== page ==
An update on feline infectious peritonitis - Veterinary Medicine
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An update on feline infectious peritonitis
This virologist provides the latest on FIP research, including further insight into its bewildering pathogenesis and a possible treatment on the horizon.


VETERINARY MEDICINE


DIAGNOSIS


1. Metaphorically speaking, diagnosing FIP is like building a brick wall. The patient's history, signalment, and clinical signs as well as findings from multiple tests must all be assessed to reach a diagnosis; only histologic examination or immunohistochemistry provides a definitive diagnosis.
Antemortem diagnosis of FIP can be difficult. Arriving at a diagnosis involves a combination of elements, with no single test providing a definitive diagnosis, except for histologic examination or immunohistochemistry (Figure 1).

History and signalment

Diagnosing FIP starts with obtaining an animal's history and noting its signalment: most cases occur in young cats (usually < 1 year of age), it occurs more frequently in purebred than it does in mixed-breed cats, and affected cats usually originate from or are currently housed in multicat situations.29 In breeding catteries, examination of records may reveal a genetic connection among cases. A history of a stressful event may precede the onset of signs by several weeks, such as surgery, adoption from a shelter, or trauma.

Clinical signs, physical examination findings, and effusion analysis

The cat may present with weight loss, fever, and inappetence. The fever may wax and wane and is not responsive to antibiotics. Abdominal palpation of affected cats may reveal thickened bowel loops, mesenteric lymphadenopathy, or irregular serosal surfaces of abdominal organs. Cats with the effusive form may not present as much of a diagnostic challenge as those with the noneffusive form do. With the noneffusive form, signs may be referable to virtually any organ, singly or in combination. Granulomatous lesions may occur in the eye (e.g. retinal changes, uveitis), central nervous system (multifocal lesions), or abdominal organs, including the intestines. In addition, a combination of effusive and noneffusive forms may occur, and transition between the two can occur in any cat with FIP.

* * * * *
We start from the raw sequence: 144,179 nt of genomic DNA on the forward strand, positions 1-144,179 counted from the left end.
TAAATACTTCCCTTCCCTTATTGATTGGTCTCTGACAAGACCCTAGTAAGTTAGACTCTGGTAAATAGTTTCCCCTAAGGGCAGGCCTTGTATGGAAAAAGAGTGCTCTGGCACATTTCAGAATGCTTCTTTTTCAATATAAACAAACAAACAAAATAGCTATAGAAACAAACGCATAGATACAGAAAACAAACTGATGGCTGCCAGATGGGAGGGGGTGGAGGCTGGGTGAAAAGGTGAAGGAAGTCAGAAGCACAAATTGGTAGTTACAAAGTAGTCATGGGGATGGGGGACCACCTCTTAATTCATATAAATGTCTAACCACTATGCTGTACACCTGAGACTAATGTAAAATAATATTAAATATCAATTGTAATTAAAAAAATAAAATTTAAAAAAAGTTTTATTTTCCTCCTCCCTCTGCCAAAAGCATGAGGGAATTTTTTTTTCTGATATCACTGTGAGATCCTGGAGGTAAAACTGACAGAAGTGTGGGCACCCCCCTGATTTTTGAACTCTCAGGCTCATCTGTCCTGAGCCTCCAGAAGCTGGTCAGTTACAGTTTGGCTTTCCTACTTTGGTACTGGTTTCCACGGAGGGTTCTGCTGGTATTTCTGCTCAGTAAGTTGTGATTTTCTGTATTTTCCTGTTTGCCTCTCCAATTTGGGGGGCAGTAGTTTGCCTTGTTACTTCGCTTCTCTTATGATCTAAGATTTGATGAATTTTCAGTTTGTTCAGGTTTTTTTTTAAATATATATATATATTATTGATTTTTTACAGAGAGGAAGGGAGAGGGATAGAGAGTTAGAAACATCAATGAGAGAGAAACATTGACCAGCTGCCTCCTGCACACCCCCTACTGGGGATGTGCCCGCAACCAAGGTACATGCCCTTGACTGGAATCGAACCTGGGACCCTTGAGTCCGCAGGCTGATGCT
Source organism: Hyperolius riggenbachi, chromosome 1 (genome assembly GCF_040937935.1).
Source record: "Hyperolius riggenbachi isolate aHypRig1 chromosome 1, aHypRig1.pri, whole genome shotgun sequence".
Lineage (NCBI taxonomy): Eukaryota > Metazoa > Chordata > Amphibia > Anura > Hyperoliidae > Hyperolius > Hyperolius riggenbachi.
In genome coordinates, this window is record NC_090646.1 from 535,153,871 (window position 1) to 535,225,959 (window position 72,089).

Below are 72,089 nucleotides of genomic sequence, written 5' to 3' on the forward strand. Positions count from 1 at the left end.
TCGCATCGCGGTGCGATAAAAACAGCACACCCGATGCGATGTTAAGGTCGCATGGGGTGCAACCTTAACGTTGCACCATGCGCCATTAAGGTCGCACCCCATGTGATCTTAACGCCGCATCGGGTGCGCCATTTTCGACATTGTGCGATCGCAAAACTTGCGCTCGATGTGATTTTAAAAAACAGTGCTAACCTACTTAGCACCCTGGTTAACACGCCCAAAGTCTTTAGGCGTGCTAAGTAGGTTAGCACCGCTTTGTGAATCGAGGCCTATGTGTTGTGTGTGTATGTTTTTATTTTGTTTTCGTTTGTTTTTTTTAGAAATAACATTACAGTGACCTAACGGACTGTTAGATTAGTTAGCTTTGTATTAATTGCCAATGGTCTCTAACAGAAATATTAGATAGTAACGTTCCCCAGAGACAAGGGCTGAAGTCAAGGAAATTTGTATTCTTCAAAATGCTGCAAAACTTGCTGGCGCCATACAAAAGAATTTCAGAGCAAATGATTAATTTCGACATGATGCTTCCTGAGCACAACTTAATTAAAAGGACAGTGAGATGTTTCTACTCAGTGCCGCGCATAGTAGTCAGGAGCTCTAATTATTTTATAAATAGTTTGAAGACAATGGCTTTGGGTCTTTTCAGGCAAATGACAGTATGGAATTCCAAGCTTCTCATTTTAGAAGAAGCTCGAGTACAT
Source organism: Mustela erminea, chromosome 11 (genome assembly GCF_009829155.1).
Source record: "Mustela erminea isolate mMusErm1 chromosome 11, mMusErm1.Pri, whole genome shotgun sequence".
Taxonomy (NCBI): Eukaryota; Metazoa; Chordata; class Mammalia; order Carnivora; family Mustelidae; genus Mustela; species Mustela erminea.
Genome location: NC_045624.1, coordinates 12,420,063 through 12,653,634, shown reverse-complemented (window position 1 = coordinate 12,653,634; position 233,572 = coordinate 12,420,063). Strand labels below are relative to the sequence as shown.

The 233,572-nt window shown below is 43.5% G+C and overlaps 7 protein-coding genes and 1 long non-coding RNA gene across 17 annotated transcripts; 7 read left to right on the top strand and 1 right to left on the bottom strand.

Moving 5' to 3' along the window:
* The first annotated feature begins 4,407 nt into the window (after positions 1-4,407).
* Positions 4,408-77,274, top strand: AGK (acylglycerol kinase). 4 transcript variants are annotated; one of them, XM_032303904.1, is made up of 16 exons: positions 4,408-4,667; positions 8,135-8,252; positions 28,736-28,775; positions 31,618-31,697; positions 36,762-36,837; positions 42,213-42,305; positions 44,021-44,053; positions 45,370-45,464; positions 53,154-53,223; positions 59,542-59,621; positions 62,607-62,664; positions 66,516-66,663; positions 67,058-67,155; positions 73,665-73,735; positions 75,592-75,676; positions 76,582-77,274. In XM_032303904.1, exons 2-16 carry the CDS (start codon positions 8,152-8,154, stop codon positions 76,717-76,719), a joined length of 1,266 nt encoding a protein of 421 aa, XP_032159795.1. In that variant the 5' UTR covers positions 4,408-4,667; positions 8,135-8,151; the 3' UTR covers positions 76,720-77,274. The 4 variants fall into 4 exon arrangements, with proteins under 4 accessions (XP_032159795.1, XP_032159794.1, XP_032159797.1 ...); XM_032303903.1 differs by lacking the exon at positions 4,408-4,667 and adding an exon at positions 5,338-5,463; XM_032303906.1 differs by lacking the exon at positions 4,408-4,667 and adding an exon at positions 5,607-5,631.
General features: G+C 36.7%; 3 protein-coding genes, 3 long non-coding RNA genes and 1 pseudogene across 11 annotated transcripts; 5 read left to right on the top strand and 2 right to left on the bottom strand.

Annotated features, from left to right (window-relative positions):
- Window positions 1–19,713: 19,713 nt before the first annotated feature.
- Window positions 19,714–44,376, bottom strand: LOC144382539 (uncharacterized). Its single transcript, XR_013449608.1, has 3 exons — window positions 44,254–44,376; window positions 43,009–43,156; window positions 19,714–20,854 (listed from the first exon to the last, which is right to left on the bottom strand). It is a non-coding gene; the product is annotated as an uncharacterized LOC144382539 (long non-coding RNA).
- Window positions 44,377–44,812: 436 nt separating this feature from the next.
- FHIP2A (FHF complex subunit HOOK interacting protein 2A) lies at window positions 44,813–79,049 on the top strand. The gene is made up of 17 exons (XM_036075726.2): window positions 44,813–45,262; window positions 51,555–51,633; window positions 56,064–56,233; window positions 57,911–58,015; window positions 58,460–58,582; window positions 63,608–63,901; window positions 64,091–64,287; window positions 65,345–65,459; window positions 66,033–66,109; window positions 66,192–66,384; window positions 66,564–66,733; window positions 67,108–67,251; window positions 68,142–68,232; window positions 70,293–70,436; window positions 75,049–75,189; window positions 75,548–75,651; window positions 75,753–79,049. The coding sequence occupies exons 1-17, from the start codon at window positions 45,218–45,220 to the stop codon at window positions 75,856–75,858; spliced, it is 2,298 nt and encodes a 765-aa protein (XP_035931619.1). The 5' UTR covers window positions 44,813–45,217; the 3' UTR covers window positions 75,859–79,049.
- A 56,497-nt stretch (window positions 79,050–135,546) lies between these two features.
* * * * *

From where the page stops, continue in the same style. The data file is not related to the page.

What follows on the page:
For cats with effusion, evaluation of this fluid can be informative. The fluid has been described as straw-colored and is usually viscous because of the high-protein content. It usually has a relatively low cellular content that is pyogranulomatous (macrophages and neutrophils; usually no toxic changes in the latter). Detection of feline coronavirus antigen by immunofluorescence within inflammatory cells (macrophages) in effusive fluid correlates with a diagnosis of FIP.30 (Viral antigen detection by immunofluorescence is offered by many diagnostic laboratories and can be done on sediment from submitted abdominal fluid.) A high protein concentration and a low albumin-globulin ratio in the fluid are also indicative of FIP.30

Serum chemistry profile, acute phase protein, CBC, and immunophenotyping findings

Serum chemistry profiles reveal that many cats with FIP have elevated serum total protein concentrations because of the high globulin concentrations; however, even with normal total protein concentrations, a decreased albumin-globulin ratio may be evident. As this ratio approaches 0.5, a diagnosis of FIP becomes more likely.30 Other abnormalities may be evident depending on the tissues involved (e.g. elevated hepatic enzyme activities or renal function values).

In addition to high globulin concentrations, elevation in acute phase proteins also occurs. Elevations in alpha-1 acid glycoprotein in serum have been noted in cats with FIP and may aid diagnosis. In one study that evaluated the usefulness of measuring alpha-1 acid glycoprotein to diagnose FIP, it was found that high alpha-1 acid glycoprotein concentrations are a discriminating marker for FIP.31 Measurement of this serum protein can be specifically requested from some commercial labs. But keep in mind that other inflammatory conditions can lead to alpha-1 acid glycoprotein increase.

Cats with FIP may also have evidence of an anemia of chronic disease and a lymphopenia, despite elevated total white blood cell counts.32 Immunophenotyping shows T lymphocyte depletion in particular; in fact, a normal T lymphocyte count has a significant negative predictive value for FIP (immunophenotyping or flow cytometry is often offered by laboratories associated with academic institutions).12


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Source: VETERINARY MEDICINE,
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